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Characterisation of adherent microbubbles for molecular targeted ultrasound

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Title: Characterisation of adherent microbubbles for molecular targeted ultrasound
Authors: Casey, Jonathan
Item Type: Thesis or dissertation
Abstract: Molecular imaging is a field of medicine which can offer great potential for both diagnostic and therapeutic purposes. Within this field contrast enhanced ultrasound displays the possibility of making molecular imaging a cost effective viable tool in an increasingly diverse set of clinical situations. One of the current challenges associated with this technique is how one differentiates the signal for adherent microbubbles from those produced by the bulk non-adherent population. The first part of this thesis acoustically examines the response of single microbubbles under the effects of adhesion and compares the response observed with that of the MBs non-adherent counterpart. It was found experimentally that differences could be observed in both the 2nd harmonic signals generation and in the stability over repeated exposure. These differences could be utilised as the basis for discretisation imaging strategies. The second section of this thesis attempts to characterize these differences in terms of current theoretical models. A more comprehensive modelling strategy is utilised for the fitting of increasingly complex theoretical models. Good agreement was found with the outputs of this fitting procedure with previously reported parameters. Further detail could also be observed in the form of various size/resonance effects which have not previously been reported. There was little observed difference between the parameters extracted for the adherent and non-adherent MBs although it was suggested that the effective elasticity of an adherent MB could be elevated in comparison to its non-adherent counterpart in the region of resonance. Efforts will be required to control and account for some of the variability observed in MB response before this can be stated definitively however.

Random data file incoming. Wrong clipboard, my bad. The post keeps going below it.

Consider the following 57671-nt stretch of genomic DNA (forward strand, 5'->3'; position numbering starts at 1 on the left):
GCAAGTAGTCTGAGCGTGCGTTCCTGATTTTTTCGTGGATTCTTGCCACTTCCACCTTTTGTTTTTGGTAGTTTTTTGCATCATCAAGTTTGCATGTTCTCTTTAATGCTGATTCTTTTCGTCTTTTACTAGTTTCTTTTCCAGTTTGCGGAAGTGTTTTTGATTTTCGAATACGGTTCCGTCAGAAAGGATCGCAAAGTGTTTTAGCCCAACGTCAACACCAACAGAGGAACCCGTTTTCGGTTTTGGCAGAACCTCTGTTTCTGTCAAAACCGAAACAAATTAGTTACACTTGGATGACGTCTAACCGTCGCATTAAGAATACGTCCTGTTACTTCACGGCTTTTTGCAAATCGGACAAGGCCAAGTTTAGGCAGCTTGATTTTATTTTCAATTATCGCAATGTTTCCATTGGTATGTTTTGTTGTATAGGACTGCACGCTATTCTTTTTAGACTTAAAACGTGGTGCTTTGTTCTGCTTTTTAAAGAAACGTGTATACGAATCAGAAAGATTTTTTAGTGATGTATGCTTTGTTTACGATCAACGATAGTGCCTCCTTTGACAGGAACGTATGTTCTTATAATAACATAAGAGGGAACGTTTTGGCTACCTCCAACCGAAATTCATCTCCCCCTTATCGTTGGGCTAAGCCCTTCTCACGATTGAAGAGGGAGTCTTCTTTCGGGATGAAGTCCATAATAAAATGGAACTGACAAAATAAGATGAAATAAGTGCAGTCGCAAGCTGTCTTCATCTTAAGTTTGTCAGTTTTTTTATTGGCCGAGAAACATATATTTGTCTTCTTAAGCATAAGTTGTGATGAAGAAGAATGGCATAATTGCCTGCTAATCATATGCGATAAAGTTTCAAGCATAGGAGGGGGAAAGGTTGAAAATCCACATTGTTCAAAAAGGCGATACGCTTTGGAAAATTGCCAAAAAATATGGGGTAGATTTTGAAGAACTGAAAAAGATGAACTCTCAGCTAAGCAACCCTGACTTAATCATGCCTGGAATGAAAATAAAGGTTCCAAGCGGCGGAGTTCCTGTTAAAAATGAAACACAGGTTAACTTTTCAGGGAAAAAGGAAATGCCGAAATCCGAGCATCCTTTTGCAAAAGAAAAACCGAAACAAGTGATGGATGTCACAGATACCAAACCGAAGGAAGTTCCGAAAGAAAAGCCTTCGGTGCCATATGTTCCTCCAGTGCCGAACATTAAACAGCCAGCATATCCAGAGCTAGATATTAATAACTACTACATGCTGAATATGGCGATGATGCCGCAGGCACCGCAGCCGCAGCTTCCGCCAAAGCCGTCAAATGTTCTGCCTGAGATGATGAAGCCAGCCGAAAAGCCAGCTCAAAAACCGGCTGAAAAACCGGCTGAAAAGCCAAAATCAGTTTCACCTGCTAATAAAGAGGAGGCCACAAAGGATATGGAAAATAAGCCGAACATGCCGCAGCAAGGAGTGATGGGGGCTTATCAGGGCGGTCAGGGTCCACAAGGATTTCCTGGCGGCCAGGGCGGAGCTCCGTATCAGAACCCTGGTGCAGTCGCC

Content Version: Open Access
Issue Date: Oct-2013
Date Awarded: Sep-2014
URI: http://hdl.handle.net/10044/1/25053
DOI: https://doi.org/10.25560/25053
Supervisor: Eckersley, Robert
Tang, Mengxing
Sponsor/Funder: Engineering and Physical Sciences Research Council
Funder's Grant Number: EP/G038163/1
Department: Institute of Clinical Science
Publisher: Imperial College London
Qualification Level: Doctoral
Qualification Name: Doctor of Philosophy (PhD)
Appears in Collections:Department of Clinical Sciences PhD Theses



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